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Not to tell siblings about mothers death?

(234 Posts)
SunsetSenora Sat 23-Jan-21 19:34:20

I am one of 4 children, a lot younger than my siblings. My parents were 18 when they married, each desperate to escape a hated mother, and it did not make for a happy family - all of the kids have been estranged from the family at some point. As an adult I worked through a lot of stuff and reconciled with my mother, spending the last 10 years living near her, and helping nurse her for the last few. My brother lives in the same town but cut off contact with my mum about 10 years ago, which was devastating to her. He could have made contact at any time, as my sister and mother have lived in the same houses since before he cut himself off. He has always been the type of person who takes no responsibility for his actions, uses what ever he can get his hands on, and sponges off (or steals) from the people around him. I have spent hours listening to her when she wanted to talk about this, and when it became obvious she was dying, offered to go and find him. She said she didn't want the hassle, but I think it would have been heart-breaking if she know he knew how ill she was and didn't respond. I have another sister who lives overseas, who is very similar to my brother but even more so. We have not talked to for about 4 years, since she told me she was going to 'go out for a slap up meal and celebrate that woman's death' when talking about my mother. I pointed out that, not only was that a horrible sentiment about anyone, but she was also talking about my mother and she hung up. So, the question is -now mum has died should I try to track them down to tell them? I don't want to, but part of me feels really bad about the whole situation.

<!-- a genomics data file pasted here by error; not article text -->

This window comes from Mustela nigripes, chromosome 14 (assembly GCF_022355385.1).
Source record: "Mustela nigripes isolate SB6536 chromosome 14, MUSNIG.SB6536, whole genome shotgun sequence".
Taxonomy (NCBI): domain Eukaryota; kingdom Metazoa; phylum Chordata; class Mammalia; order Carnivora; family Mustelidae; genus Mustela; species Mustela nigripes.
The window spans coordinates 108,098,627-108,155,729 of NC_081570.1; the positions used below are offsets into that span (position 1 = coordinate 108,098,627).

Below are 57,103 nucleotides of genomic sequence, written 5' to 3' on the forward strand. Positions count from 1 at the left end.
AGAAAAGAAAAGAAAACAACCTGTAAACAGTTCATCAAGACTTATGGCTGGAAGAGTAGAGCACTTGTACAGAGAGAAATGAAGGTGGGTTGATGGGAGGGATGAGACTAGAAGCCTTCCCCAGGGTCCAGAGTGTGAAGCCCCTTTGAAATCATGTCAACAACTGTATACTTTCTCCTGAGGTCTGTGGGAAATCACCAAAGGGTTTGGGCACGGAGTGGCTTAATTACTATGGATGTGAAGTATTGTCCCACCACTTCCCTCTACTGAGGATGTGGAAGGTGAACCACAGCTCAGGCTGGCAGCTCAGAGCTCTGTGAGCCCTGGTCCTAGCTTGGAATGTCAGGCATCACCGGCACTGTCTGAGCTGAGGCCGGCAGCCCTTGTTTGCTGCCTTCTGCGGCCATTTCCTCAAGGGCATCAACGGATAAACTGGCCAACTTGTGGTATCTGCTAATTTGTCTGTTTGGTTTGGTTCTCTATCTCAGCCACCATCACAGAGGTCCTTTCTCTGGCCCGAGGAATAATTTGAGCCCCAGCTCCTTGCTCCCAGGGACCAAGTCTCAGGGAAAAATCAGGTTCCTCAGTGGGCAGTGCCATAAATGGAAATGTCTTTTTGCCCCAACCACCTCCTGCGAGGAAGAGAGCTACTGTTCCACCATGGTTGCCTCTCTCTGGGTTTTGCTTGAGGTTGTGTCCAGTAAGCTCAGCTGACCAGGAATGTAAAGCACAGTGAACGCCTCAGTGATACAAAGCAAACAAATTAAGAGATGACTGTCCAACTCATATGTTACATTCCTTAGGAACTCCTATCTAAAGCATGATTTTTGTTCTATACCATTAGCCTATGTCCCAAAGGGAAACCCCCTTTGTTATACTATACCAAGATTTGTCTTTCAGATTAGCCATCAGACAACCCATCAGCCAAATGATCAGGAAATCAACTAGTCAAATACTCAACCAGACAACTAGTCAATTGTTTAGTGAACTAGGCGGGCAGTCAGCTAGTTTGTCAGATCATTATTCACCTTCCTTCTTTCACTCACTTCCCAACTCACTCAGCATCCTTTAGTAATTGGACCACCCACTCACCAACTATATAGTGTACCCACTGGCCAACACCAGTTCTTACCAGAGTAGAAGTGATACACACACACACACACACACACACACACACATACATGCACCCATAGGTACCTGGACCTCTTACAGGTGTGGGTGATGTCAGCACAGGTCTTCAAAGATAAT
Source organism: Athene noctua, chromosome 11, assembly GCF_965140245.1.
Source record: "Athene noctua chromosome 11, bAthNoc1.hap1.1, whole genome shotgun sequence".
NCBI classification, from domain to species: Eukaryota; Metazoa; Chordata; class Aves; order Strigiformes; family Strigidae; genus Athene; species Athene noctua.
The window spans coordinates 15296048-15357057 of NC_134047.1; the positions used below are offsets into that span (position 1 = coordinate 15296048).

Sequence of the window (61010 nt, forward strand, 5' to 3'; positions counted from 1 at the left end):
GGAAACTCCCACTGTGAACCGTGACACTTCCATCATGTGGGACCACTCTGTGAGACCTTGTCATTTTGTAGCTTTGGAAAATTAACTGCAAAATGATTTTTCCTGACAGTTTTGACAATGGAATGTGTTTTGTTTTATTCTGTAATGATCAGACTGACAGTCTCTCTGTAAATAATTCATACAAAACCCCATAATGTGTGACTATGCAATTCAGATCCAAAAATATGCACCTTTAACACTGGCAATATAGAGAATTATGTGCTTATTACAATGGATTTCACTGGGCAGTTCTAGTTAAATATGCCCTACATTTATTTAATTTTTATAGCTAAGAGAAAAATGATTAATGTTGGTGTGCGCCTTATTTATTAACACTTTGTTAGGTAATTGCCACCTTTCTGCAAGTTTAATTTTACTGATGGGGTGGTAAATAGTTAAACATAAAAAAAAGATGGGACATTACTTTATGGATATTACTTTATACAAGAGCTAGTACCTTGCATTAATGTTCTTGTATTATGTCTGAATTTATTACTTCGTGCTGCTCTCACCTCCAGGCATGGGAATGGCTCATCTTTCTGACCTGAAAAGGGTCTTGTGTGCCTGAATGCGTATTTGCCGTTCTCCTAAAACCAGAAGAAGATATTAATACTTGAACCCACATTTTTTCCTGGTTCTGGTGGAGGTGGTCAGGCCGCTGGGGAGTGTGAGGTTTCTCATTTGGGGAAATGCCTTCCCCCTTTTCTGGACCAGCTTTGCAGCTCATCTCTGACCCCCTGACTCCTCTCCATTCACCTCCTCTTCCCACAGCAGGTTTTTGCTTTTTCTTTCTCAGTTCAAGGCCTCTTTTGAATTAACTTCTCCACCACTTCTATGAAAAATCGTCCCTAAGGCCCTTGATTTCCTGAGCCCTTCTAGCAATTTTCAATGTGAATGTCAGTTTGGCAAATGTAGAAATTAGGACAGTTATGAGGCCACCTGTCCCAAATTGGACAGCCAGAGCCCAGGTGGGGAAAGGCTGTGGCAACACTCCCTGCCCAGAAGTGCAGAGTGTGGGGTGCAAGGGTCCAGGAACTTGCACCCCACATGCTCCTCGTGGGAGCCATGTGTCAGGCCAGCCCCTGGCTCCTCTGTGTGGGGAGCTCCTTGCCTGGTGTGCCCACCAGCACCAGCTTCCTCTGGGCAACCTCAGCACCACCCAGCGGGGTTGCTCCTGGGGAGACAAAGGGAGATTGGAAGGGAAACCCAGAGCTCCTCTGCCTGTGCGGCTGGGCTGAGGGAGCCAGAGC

OP’s posts: |
Dnadoon Sat 23-Jan-21 19:37:54

Sorry for your loss flowers
In all honesty I do think that any person has the right to be informed of their Mothers death.

Emeraldshamrock Sat 23-Jan-21 19:38:55

You probably should their response may not be pleasant I'd send a text they can phone you if they want to chat.
If you call and they say horrible things you'll feel it in your heart.
I'm really sorry for your loss. flowers

Theunamedcat Sat 23-Jan-21 19:40:54

Is there an inheritance? Just send a basic message if not

Ginfordinner Sat 23-Jan-21 19:41:30

Sorry for your loss flowers

I'm on the fence with this. This might revive some nastiness when you really aren't able to deal with it right now. It depends on how you think they will react. If you know they are just going to say good riddance, I would wait until I was ready to deal with it.

HollowTalk Sat 23-Jan-21 19:42:43

I think while it's still raw for you then I wouldn't. If you're not talking to them and vice versa, and they weren't talking to your mum, then I don't see the point.